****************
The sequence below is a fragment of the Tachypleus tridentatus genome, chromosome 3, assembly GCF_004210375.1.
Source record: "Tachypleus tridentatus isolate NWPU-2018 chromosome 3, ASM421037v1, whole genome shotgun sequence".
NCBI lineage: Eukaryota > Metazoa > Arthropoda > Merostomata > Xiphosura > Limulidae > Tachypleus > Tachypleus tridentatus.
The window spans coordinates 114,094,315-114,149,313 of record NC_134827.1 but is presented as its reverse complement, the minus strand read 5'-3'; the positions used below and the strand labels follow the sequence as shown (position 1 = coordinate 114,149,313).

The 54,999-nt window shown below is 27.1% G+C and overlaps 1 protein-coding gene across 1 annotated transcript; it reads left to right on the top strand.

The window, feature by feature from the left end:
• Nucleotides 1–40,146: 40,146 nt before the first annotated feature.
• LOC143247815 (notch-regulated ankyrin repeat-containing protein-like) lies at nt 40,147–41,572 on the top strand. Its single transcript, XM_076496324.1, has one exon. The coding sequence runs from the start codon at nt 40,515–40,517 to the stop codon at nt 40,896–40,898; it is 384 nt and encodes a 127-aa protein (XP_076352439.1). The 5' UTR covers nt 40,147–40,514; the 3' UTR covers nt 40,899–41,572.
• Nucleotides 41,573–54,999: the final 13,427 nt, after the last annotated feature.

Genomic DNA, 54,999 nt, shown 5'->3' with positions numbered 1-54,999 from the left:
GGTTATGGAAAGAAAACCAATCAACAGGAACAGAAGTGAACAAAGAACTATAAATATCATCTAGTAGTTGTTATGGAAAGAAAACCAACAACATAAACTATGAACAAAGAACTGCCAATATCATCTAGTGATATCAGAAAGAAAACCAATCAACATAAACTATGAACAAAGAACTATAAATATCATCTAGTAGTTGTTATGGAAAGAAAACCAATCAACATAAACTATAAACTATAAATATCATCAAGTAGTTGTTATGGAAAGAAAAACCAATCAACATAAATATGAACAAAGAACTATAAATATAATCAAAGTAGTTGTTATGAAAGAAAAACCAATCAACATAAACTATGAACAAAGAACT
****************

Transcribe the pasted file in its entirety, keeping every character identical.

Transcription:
The sequence below is a fragment of the Tachypleus tridentatus genome, chromosome 3, assembly GCF_004210375.1.
Source record: "Tachypleus tridentatus isolate NWPU-2018 chromosome 3, ASM421037v1, whole genome shotgun sequence".
NCBI lineage: Eukaryota > Metazoa > Arthropoda > Merostomata > Xiphosura > Limulidae > Tachypleus > Tachypleus tridentatus.
The window spans coordinates 114,094,315-114,149,313 of record NC_134827.1 but is presented as its reverse complement, the minus strand read 5'-3'; the positions used below and the strand labels follow the sequence as shown (position 1 = coordinate 114,149,313).

The 54,999-nt window shown below is 27.1% G+C and overlaps 1 protein-coding gene across 1 annotated transcript; it reads left to right on the top strand.

The window, feature by feature from the left end:
• Nucleotides 1–40,146: 40,146 nt before the first annotated feature.
• LOC143247815 (notch-regulated ankyrin repeat-containing protein-like) lies at nt 40,147–41,572 on the top strand. Its single transcript, XM_076496324.1, has one exon. The coding sequence runs from the start codon at nt 40,515–40,517 to the stop codon at nt 40,896–40,898; it is 384 nt and encodes a 127-aa protein (XP_076352439.1). The 5' UTR covers nt 40,147–40,514; the 3' UTR covers nt 40,899–41,572.
• Nucleotides 41,573–54,999: the final 13,427 nt, after the last annotated feature.

Genomic DNA, 54,999 nt, shown 5'->3' with positions numbered 1-54,999 from the left:
GGTTATGGAAAGAAAACCAATCAACAGGAACAGAAGTGAACAAAGAACTATAAATATCATCTAGTAGTTGTTATGGAAAGAAAACCAACAACATAAACTATGAACAAAGAACTGCCAATATCATCTAGTGATATCAGAAAGAAAACCAATCAACATAAACTATGAACAAAGAACTATAAATATCATCTAGTAGTTGTTATGGAAAGAAAACCAATCAACATAAACTATAAACTATAAATATCATCAAGTAGTTGTTATGGAAAGAAAAACCAATCAACATAAATATGAACAAAGAACTATAAATATAATCAAAGTAGTTGTTATGAAAGAAAAACCAATCAACATAAACTATGAACAAAGAACT